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Including Climate Change In Hazard Mitigation Plans
September 8, 2010

Communities must begin to address the potential impact of climate change in their local hazard mitigation plans, according to Carrie Speranza, an emergency management specialist with Dewberry, a national consulting firm. Ms. Speranza notes that climate events, such as drought and extreme heat, may harm agriculture, infrastructure, and other aspects of local economies, meriting the inclusion of adaptation concepts in the planning process.

Carrie Speranza

Writing for the July issue of Emergency Management magazine, Ms. Speranza points to the trendsetting planning efforts of Frederick County, Maryland, as an example of a community that has addressed the potential impact of global warming through adaptation measures. “Incorporating climate change in our plan not only makes our mitigation program more comprehensive, it may also help other county divisions and agencies secure grant funding for environmental sustainability,” says Seamus Mooney, director of Frederick County’s Department of Emergency Preparedness.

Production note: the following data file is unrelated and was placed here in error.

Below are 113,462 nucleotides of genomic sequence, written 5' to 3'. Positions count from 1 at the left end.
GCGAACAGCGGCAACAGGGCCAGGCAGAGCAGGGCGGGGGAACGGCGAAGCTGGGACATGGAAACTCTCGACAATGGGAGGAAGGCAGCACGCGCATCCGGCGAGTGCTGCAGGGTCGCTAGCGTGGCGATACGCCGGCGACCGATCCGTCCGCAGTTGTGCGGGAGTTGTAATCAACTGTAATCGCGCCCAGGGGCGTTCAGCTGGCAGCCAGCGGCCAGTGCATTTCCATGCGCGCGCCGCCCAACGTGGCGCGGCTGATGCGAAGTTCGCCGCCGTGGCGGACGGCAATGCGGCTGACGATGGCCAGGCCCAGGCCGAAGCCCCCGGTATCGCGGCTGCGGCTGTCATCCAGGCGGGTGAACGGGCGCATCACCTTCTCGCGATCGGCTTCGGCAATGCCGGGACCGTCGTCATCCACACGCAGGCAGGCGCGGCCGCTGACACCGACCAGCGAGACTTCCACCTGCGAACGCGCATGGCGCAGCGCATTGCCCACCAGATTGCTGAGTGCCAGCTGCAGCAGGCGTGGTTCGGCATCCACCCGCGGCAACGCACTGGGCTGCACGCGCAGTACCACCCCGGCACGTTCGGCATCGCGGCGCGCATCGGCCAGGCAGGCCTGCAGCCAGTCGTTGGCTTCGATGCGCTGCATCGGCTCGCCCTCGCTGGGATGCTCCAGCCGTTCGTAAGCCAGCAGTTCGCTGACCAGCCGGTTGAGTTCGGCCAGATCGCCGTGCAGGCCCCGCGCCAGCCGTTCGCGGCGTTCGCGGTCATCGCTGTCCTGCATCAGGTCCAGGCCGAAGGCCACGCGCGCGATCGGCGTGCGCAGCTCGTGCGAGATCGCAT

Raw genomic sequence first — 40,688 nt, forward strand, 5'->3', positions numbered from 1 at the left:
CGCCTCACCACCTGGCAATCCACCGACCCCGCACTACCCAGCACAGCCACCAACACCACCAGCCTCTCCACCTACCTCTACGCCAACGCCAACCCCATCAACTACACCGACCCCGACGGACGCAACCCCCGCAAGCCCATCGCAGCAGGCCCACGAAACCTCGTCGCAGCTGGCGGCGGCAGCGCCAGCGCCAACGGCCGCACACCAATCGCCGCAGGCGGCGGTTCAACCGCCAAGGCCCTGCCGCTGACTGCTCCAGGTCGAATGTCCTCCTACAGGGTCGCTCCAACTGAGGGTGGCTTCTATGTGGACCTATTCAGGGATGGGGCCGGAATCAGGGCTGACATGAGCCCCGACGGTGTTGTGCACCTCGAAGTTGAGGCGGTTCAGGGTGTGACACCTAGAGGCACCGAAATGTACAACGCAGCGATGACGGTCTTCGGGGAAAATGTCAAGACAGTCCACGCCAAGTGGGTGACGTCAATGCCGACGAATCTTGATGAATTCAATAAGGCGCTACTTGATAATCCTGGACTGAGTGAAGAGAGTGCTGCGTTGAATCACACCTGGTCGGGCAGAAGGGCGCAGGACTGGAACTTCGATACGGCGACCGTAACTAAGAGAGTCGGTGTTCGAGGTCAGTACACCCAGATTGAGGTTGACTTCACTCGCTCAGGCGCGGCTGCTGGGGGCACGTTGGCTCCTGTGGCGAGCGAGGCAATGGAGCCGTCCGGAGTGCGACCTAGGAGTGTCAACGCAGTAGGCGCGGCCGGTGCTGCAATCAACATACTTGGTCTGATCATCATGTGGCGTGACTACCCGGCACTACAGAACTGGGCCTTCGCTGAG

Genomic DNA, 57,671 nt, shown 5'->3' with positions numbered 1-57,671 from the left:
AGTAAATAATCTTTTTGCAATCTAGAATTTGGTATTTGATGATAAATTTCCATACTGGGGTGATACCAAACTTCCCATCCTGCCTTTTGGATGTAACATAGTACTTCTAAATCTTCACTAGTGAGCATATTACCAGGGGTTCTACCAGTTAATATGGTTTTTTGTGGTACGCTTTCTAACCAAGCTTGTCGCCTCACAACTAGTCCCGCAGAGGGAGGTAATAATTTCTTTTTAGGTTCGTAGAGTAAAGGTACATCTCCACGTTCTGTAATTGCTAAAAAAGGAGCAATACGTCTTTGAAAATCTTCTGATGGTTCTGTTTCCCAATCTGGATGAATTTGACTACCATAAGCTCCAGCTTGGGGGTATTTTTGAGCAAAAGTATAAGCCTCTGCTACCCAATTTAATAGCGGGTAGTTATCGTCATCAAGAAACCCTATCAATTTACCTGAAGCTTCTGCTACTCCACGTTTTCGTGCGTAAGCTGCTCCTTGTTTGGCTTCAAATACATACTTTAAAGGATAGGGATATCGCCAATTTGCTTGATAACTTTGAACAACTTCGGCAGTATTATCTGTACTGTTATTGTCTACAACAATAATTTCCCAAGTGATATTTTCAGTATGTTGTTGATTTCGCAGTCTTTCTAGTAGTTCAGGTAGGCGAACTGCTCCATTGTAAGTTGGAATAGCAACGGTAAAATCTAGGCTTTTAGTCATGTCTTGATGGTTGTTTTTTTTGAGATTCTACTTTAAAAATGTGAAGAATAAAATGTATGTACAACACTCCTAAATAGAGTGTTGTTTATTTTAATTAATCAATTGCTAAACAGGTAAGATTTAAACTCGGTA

Working with Dewberry, Frederick County established a comprehensive community profile and engaged in a hazard identification exercise to review historical trends and weather impact. In addition to adaptation measures and mitigation strategies for drought and extreme heat, the county developed measures for its transportation infrastructure and water resources, focusing in particular on stormwater management as a result of rising temperatures and increased storm events.

Ms. Speranza’s article, “Moving Forward on Climate Change,” is available at

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